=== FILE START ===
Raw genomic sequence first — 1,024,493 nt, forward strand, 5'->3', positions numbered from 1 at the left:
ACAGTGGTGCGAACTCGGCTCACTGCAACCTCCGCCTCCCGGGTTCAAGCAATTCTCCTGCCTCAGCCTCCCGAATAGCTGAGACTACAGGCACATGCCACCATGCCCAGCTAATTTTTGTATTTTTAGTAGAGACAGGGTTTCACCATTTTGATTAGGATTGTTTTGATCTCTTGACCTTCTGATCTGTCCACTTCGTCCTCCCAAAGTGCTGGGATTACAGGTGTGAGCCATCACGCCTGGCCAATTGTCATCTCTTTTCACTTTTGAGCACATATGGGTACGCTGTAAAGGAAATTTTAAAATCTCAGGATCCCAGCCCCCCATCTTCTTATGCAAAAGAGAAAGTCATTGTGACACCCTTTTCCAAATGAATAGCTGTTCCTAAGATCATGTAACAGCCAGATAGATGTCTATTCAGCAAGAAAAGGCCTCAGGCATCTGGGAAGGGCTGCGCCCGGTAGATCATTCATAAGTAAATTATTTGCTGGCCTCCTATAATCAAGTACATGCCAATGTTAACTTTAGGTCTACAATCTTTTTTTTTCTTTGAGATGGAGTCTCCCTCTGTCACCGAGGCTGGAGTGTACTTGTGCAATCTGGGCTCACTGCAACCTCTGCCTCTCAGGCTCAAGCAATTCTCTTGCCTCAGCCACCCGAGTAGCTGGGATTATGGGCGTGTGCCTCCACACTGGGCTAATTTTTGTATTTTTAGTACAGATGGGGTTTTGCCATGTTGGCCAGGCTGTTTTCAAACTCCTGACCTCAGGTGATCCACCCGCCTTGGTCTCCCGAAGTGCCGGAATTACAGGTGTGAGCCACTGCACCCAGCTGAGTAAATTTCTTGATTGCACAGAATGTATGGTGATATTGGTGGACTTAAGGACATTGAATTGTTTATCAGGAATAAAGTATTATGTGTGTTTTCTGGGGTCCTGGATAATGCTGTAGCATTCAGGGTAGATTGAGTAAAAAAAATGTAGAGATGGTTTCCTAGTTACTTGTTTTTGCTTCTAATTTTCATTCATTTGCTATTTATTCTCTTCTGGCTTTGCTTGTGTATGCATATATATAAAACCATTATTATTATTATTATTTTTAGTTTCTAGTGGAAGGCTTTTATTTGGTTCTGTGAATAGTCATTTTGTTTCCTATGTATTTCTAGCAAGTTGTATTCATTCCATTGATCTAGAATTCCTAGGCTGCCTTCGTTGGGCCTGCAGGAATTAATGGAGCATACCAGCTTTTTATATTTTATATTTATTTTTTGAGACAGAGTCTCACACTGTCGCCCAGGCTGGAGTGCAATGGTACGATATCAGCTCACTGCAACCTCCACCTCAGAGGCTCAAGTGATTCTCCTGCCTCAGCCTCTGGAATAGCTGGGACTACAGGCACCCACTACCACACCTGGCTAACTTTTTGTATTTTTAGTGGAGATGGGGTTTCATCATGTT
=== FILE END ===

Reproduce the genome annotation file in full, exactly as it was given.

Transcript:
Raw genomic sequence first — 1,024,493 nt, forward strand, 5'->3', positions numbered from 1 at the left:
ACAGTGGTGCGAACTCGGCTCACTGCAACCTCCGCCTCCCGGGTTCAAGCAATTCTCCTGCCTCAGCCTCCCGAATAGCTGAGACTACAGGCACATGCCACCATGCCCAGCTAATTTTTGTATTTTTAGTAGAGACAGGGTTTCACCATTTTGATTAGGATTGTTTTGATCTCTTGACCTTCTGATCTGTCCACTTCGTCCTCCCAAAGTGCTGGGATTACAGGTGTGAGCCATCACGCCTGGCCAATTGTCATCTCTTTTCACTTTTGAGCACATATGGGTACGCTGTAAAGGAAATTTTAAAATCTCAGGATCCCAGCCCCCCATCTTCTTATGCAAAAGAGAAAGTCATTGTGACACCCTTTTCCAAATGAATAGCTGTTCCTAAGATCATGTAACAGCCAGATAGATGTCTATTCAGCAAGAAAAGGCCTCAGGCATCTGGGAAGGGCTGCGCCCGGTAGATCATTCATAAGTAAATTATTTGCTGGCCTCCTATAATCAAGTACATGCCAATGTTAACTTTAGGTCTACAATCTTTTTTTTTCTTTGAGATGGAGTCTCCCTCTGTCACCGAGGCTGGAGTGTACTTGTGCAATCTGGGCTCACTGCAACCTCTGCCTCTCAGGCTCAAGCAATTCTCTTGCCTCAGCCACCCGAGTAGCTGGGATTATGGGCGTGTGCCTCCACACTGGGCTAATTTTTGTATTTTTAGTACAGATGGGGTTTTGCCATGTTGGCCAGGCTGTTTTCAAACTCCTGACCTCAGGTGATCCACCCGCCTTGGTCTCCCGAAGTGCCGGAATTACAGGTGTGAGCCACTGCACCCAGCTGAGTAAATTTCTTGATTGCACAGAATGTATGGTGATATTGGTGGACTTAAGGACATTGAATTGTTTATCAGGAATAAAGTATTATGTGTGTTTTCTGGGGTCCTGGATAATGCTGTAGCATTCAGGGTAGATTGAGTAAAAAAAATGTAGAGATGGTTTCCTAGTTACTTGTTTTTGCTTCTAATTTTCATTCATTTGCTATTTATTCTCTTCTGGCTTTGCTTGTGTATGCATATATATAAAACCATTATTATTATTATTATTTTTAGTTTCTAGTGGAAGGCTTTTATTTGGTTCTGTGAATAGTCATTTTGTTTCCTATGTATTTCTAGCAAGTTGTATTCATTCCATTGATCTAGAATTCCTAGGCTGCCTTCGTTGGGCCTGCAGGAATTAATGGAGCATACCAGCTTTTTATATTTTATATTTATTTTTTGAGACAGAGTCTCACACTGTCGCCCAGGCTGGAGTGCAATGGTACGATATCAGCTCACTGCAACCTCCACCTCAGAGGCTCAAGTGATTCTCCTGCCTCAGCCTCTGGAATAGCTGGGACTACAGGCACCCACTACCACACCTGGCTAACTTTTTGTATTTTTAGTGGAGATGGGGTTTCATCATGTT